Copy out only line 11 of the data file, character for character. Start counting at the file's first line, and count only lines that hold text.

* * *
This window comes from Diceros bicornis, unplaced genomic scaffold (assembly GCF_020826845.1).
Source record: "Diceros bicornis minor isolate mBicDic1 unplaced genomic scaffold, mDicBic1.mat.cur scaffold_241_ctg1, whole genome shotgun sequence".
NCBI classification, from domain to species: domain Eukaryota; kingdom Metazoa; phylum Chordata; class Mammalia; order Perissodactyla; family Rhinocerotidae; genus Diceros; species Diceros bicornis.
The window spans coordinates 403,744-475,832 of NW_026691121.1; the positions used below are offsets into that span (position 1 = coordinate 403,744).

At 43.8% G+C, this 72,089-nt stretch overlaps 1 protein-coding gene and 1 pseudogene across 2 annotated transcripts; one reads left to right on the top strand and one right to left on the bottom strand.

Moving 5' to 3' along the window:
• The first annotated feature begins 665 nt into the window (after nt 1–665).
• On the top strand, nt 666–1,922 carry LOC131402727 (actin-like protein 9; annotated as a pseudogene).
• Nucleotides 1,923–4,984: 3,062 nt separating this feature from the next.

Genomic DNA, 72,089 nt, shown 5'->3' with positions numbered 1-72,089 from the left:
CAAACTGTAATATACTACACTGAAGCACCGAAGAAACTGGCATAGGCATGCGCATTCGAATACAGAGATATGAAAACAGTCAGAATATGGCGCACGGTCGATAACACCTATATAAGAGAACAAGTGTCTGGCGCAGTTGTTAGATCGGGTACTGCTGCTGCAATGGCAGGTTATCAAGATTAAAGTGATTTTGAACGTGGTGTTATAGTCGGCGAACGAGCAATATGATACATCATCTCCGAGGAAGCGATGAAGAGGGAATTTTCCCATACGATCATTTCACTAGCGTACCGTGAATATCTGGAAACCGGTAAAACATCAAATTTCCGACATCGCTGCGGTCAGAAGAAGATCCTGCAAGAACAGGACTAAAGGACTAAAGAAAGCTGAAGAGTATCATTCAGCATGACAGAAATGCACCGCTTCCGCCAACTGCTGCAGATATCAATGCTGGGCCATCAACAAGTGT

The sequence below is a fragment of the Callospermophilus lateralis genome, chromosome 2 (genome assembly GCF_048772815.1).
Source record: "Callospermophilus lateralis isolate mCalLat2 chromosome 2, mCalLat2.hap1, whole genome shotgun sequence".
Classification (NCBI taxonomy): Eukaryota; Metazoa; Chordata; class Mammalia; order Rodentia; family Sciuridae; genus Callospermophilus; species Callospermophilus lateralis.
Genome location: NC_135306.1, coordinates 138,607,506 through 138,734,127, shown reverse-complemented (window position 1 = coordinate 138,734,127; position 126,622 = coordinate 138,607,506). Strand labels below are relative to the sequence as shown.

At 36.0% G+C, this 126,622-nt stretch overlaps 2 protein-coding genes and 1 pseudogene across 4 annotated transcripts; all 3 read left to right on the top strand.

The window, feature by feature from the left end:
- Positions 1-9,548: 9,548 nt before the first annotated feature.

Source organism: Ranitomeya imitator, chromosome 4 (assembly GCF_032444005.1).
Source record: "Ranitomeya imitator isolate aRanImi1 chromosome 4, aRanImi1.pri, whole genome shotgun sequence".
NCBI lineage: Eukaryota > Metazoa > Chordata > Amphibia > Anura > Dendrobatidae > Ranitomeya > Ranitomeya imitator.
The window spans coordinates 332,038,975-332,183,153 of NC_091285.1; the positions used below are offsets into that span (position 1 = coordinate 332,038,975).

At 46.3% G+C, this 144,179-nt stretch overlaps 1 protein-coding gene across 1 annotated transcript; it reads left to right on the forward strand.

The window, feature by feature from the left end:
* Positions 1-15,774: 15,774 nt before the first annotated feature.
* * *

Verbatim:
CAAACTGTAATATACTACACTGAAGCACCGAAGAAACTGGCATAGGCATGCGCATTCGAATACAGAGATATGAAAACAGTCAGAATATGGCGCACGGTCGATAACACCTATATAAGAGAACAAGTGTCTGGCGCAGTTGTTAGATCGGGTACTGCTGCTGCAATGGCAGGTTATCAAGATTAAAGTGATTTTGAACGTGGTGTTATAGTCGGCGAACGAGCAATATGATACATCATCTCCGAGGAAGCGATGAAGAGGGAATTTTCCCATACGATCATTTCACTAGCGTACCGTGAATATCTGGAAACCGGTAAAACATCAAATTTCCGACATCGCTGCGGTCAGAAGAAGATCCTGCAAGAACAGGACTAAAGGACTAAAGAAAGCTGAAGAGTATCATTCAGCATGACAGAAATGCACCGCTTCCGCCAACTGCTGCAGATATCAATGCTGGGCCATCAACAAGTGT